staff, staff, May 7, 2015

If you wanted to track down hard-to-find audio and film recordings, you might start your search at some venerable Hollywood studio, the Smithsonian or Library of Congress in Washington, D.C., or a storage room in the bowels of Rockefeller Center in Midtown Manhattan.

Bloomington, Ind., would probably be pretty far down the list of places you?d look, but perhaps it should be up there with the locations in the preceding paragraph. That?s because Indiana University is home to a collection of more than half a million original audio/visual (A/V) recordings, many of which are very old and rare.

Indiana_MPI2This surprisingly large treasure trove of media is due in large part to the energetic efforts of inimitable IU President and Chancellor Herman B Wells, who put an emphasis on growing the university in virtually every respect during his incredible six-plus decades of service. (Appropriately, the flagship building of the IU library system is named for him.)

One example of how Wells contributed to this collection was his work in convincing the Metropolitan Opera Company of New York to perform annually at the grand Indiana University Auditorium from 1942-1961. Many of these productions were recorded and preserved by the university.

?There are [musical] performances at Indiana University that we have recorded ourselves from the 1900s on old records of media not produced today,? said Laurie Antolovic, associate vice president of university information technology services and director of IU?s Media Preservation Initiative. ?There are copies that cannot be found anywhere else that were donated for archives or collections of certain things.?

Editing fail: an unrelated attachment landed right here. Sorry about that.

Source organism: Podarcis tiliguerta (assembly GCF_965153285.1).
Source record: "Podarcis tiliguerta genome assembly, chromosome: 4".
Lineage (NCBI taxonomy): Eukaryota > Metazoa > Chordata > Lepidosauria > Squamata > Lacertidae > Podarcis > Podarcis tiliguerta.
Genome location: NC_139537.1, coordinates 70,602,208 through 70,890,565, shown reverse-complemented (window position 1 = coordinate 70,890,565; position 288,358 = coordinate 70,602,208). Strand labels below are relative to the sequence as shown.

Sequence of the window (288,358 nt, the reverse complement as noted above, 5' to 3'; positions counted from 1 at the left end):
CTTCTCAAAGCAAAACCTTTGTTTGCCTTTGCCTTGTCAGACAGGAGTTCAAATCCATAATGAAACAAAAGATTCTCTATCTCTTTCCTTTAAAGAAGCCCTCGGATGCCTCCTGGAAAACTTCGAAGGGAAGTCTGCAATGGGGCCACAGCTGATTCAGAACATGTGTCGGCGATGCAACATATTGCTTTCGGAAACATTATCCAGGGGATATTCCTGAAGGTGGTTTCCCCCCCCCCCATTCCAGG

Among the holdings are wax-cylinder recordings that once were sold and marketed in the late 1800s. Antolovic estimated IU possesses about 7,000 such ?ethnographic? recordings of songs from ceremonies that were made by field researchers who were studying Native Americans and other indigenous tribes from around the world.

?The wax cylinders look like a tin can and were a low-tech format popular with researchers in remote areas,? she explained.

Indiana_MPIHowever, IU is in a race against time to preserve this treasure trove of media. According to a report published in August 2009, a large percentage of these recordings will be unplayable in a generation. The university reports that many of its A/V holdings need to be preserved within a two-decade timeframe, or they?ll be forever lost to future researchers.

?Our approach is through digitization because many (of the findings) are old and the playback equipment is no longer being manufactured,? Antolovic said.

Some of the hard-copy media being converted by the school include digital audio, cassette and reel-to-reel tapes; lacquer-coated aluminum discs; vinyl LPs; and Beta, VHS and U-matic video tapes. The school has highlighted sample clips of some of the rescued recordings online.

Obviously, digitizing so many different kinds of media presents a challenge. Another ongoing issue for the Media Preservation Initiative is making sure the university has obtained clearance for rights and restrictions that might be associated with certain materials.

[btn-post-package]For example, Antolovic said the controversial Kinsey Institute for Research in Sex, Gender and Reproduction - established at IU in 1947 - could have holdings under consideration that require extra due diligence around permissions.

?[Currently] we don?t know what the rights and restrictions are because those [studies] are matters of privacy,? Antolovic said. ?But we have a library with media reserves that students and faculty need to review as part of their studies. I?m making sure we are respectful of copyright issues. This is an initiative to preserve media holdings at Indiana University that have institutional or research value.?

And beyond that, it?s preserving Wells? legacy of bringing ?the world to Bloomington? and ?culture to the crossroads? in the 21st century.

By Tony Moton